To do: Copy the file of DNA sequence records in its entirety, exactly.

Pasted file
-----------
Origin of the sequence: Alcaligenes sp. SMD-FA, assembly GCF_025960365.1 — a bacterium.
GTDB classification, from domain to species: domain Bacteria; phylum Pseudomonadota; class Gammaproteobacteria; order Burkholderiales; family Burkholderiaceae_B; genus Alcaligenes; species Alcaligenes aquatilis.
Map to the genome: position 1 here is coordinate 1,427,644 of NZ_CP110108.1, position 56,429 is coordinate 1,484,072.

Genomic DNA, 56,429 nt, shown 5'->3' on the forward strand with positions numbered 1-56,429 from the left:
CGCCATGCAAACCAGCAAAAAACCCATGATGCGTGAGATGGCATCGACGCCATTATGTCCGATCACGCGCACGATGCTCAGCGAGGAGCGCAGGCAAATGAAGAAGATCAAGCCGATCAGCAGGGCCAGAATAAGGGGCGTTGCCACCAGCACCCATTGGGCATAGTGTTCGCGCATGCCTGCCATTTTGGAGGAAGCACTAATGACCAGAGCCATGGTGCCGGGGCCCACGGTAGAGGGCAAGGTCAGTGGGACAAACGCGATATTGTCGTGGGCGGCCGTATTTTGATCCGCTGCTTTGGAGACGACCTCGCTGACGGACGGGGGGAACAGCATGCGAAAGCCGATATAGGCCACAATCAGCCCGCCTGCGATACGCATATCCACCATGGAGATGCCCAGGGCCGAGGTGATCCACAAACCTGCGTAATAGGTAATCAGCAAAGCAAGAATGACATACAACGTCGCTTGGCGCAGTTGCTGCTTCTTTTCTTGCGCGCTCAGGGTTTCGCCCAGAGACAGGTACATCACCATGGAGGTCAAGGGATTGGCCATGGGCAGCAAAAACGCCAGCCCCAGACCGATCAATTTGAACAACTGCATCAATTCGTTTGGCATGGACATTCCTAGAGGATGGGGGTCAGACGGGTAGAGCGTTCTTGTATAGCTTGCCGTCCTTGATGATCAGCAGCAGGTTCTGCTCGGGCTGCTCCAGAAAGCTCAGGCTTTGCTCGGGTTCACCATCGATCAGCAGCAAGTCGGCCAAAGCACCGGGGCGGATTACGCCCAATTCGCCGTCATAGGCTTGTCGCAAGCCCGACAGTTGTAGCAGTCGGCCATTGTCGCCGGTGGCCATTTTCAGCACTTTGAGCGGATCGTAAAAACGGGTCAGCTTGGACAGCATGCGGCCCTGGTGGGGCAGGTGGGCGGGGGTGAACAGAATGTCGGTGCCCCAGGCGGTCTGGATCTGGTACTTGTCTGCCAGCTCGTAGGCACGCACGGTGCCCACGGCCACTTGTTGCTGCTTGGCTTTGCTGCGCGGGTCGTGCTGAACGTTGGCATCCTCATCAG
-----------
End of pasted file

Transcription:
Origin of the sequence: Alcaligenes sp. SMD-FA, assembly GCF_025960365.1 — a bacterium.
GTDB classification, from domain to species: domain Bacteria; phylum Pseudomonadota; class Gammaproteobacteria; order Burkholderiales; family Burkholderiaceae_B; genus Alcaligenes; species Alcaligenes aquatilis.
Map to the genome: position 1 here is coordinate 1,427,644 of NZ_CP110108.1, position 56,429 is coordinate 1,484,072.

Genomic DNA, 56,429 nt, shown 5'->3' on the forward strand with positions numbered 1-56,429 from the left:
CGCCATGCAAACCAGCAAAAAACCCATGATGCGTGAGATGGCATCGACGCCATTATGTCCGATCACGCGCACGATGCTCAGCGAGGAGCGCAGGCAAATGAAGAAGATCAAGCCGATCAGCAGGGCCAGAATAAGGGGCGTTGCCACCAGCACCCATTGGGCATAGTGTTCGCGCATGCCTGCCATTTTGGAGGAAGCACTAATGACCAGAGCCATGGTGCCGGGGCCCACGGTAGAGGGCAAGGTCAGTGGGACAAACGCGATATTGTCGTGGGCGGCCGTATTTTGATCCGCTGCTTTGGAGACGACCTCGCTGACGGACGGGGGGAACAGCATGCGAAAGCCGATATAGGCCACAATCAGCCCGCCTGCGATACGCATATCCACCATGGAGATGCCCAGGGCCGAGGTGATCCACAAACCTGCGTAATAGGTAATCAGCAAAGCAAGAATGACATACAACGTCGCTTGGCGCAGTTGCTGCTTCTTTTCTTGCGCGCTCAGGGTTTCGCCCAGAGACAGGTACATCACCATGGAGGTCAAGGGATTGGCCATGGGCAGCAAAAACGCCAGCCCCAGACCGATCAATTTGAACAACTGCATCAATTCGTTTGGCATGGACATTCCTAGAGGATGGGGGTCAGACGGGTAGAGCGTTCTTGTATAGCTTGCCGTCCTTGATGATCAGCAGCAGGTTCTGCTCGGGCTGCTCCAGAAAGCTCAGGCTTTGCTCGGGTTCACCATCGATCAGCAGCAAGTCGGCCAAAGCACCGGGGCGGATTACGCCCAATTCGCCGTCATAGGCTTGTCGCAAGCCCGACAGTTGTAGCAGTCGGCCATTGTCGCCGGTGGCCATTTTCAGCACTTTGAGCGGATCGTAAAAACGGGTCAGCTTGGACAGCATGCGGCCCTGGTGGGGCAGGTGGGCGGGGGTGAACAGAATGTCGGTGCCCCAGGCGGTCTGGATCTGGTACTTGTCTGCCAGCTCGTAGGCACGCACGGTGCCCACGGCCACTTGTTGCTGCTTGGCTTTGCTGCGCGGGTCGTGCTGAACGTTGGCATCCTCATCAG